This paper investigates the impact of managerial hedging on shareholder wealth when managers are able to choose the level of effort they expend in managing firms’ investments. We demonstrate that shareholders will prefer managers to hedge observable unsystematic risks because they expect that this will induce managers to be more productive. We begin with the case where the risk being hedged is independent of managerial effort. In this case, we show that if shareholders are able to adjust incentive contracts either in anticipation of hedging or after observing hedging, but before managers expend effort, then they will benefit from that hedging. When the insurable risk is also dependent on managerial effort, then we have what we term an “embedded moral hazard” problem. In this case, the optimal contract may entail either over or under insurance by the manager, relative to that preferred by shareholders.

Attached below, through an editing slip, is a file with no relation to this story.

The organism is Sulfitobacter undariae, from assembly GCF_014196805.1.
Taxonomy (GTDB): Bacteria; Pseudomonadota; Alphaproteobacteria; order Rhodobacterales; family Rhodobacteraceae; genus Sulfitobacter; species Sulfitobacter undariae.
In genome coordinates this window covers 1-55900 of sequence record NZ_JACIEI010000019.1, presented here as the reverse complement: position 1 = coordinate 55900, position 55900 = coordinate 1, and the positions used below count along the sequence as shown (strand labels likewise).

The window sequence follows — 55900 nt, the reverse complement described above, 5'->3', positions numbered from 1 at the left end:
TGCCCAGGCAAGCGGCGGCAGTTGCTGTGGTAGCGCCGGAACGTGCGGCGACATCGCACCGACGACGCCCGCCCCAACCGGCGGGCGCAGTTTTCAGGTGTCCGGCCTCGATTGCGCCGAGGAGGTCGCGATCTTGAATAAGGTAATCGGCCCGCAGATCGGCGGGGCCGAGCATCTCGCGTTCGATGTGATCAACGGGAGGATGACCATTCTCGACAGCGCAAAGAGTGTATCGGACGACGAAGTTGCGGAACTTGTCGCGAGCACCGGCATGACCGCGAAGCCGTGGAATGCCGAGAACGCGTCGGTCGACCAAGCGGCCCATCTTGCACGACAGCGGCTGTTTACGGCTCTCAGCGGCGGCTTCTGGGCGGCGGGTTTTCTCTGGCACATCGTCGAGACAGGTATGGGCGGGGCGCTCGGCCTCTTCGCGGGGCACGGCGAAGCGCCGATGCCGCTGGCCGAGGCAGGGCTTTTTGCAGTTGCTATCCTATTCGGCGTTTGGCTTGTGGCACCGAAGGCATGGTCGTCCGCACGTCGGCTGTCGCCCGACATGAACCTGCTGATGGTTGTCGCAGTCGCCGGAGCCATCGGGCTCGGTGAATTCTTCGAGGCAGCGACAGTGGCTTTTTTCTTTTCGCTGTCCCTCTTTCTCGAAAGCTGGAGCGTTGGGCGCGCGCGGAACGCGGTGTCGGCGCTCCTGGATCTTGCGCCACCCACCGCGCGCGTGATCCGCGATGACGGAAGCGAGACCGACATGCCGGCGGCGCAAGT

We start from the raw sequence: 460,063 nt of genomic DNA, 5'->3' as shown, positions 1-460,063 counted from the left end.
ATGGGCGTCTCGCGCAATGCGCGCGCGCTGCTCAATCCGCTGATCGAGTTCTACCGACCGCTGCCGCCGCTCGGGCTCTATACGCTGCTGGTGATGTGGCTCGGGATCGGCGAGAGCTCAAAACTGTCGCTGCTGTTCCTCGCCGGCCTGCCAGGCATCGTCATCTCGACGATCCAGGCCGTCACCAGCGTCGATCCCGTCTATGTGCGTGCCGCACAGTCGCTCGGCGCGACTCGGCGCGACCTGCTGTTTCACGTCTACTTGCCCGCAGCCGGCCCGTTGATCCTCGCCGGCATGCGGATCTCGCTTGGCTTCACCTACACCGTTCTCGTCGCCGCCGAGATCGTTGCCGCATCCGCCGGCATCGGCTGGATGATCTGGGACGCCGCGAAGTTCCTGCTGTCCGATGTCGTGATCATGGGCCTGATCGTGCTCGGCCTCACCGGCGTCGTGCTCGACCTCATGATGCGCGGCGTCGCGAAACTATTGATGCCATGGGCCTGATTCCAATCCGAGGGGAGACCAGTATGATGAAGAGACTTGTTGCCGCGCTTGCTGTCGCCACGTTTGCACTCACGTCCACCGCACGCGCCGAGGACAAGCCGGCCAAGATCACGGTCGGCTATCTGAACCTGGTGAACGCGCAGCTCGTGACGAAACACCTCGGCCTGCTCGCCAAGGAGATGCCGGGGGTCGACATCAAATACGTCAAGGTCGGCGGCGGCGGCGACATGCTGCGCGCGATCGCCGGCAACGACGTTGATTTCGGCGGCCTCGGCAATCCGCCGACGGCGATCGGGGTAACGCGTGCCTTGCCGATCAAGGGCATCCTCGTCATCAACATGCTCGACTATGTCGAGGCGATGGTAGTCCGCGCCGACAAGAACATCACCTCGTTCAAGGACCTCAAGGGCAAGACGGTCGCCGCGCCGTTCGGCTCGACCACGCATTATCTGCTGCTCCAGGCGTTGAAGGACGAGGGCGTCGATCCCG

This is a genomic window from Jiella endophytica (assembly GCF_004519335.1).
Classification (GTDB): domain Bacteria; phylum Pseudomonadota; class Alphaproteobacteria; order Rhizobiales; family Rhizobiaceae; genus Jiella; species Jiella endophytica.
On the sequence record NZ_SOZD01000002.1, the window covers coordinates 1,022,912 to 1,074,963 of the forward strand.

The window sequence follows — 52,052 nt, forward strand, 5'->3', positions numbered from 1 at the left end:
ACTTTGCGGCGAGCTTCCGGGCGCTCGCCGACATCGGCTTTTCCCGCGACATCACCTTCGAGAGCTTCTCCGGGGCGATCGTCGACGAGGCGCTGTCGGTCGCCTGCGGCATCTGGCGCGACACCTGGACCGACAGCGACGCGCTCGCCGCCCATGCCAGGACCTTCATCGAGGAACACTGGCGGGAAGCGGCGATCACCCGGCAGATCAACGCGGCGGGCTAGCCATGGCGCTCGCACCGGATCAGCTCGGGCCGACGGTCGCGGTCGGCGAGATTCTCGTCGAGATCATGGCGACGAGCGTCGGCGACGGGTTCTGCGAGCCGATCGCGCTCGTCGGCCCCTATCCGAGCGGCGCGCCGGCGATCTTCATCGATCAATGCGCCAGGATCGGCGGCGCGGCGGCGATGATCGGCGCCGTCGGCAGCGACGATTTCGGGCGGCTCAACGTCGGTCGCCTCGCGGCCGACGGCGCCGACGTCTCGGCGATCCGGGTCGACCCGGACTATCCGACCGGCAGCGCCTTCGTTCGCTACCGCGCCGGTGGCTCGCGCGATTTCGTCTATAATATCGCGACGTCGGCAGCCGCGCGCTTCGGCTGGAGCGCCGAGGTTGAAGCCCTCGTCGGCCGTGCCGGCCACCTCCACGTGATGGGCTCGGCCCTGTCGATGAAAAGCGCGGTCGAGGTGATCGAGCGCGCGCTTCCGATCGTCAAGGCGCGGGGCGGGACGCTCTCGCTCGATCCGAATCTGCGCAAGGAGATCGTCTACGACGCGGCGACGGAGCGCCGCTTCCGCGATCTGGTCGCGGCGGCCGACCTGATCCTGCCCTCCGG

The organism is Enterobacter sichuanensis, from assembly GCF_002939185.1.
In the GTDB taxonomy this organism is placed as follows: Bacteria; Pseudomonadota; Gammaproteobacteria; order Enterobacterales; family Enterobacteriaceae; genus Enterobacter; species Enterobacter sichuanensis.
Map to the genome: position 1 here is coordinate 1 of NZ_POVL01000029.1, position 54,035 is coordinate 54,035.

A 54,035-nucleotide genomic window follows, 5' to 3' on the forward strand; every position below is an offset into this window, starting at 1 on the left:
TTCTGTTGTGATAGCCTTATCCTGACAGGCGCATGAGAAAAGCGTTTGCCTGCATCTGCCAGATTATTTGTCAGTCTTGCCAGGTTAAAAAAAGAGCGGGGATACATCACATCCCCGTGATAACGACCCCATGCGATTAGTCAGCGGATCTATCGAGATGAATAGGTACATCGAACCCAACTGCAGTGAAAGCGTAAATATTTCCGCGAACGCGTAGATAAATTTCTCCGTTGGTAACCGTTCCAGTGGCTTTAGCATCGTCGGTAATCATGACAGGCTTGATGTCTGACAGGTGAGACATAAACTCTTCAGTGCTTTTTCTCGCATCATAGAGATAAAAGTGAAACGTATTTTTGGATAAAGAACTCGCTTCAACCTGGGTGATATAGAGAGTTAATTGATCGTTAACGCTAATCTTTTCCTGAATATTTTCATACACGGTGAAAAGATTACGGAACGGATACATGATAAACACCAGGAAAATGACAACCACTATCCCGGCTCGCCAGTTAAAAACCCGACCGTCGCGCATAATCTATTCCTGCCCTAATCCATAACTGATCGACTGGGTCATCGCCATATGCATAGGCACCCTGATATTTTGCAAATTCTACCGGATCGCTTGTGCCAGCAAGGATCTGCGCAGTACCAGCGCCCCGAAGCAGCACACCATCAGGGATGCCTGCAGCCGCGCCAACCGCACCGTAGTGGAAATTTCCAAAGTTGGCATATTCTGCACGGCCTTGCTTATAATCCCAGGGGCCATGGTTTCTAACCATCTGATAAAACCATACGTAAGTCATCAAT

|Original language||English (US)|
|Number of pages||14|
|Journal||Journal of Financial and Quantitative Analysis|
|State||Published - Jan 1 1987|
All Science Journal Classification (ASJC) codes
- Economics and Econometrics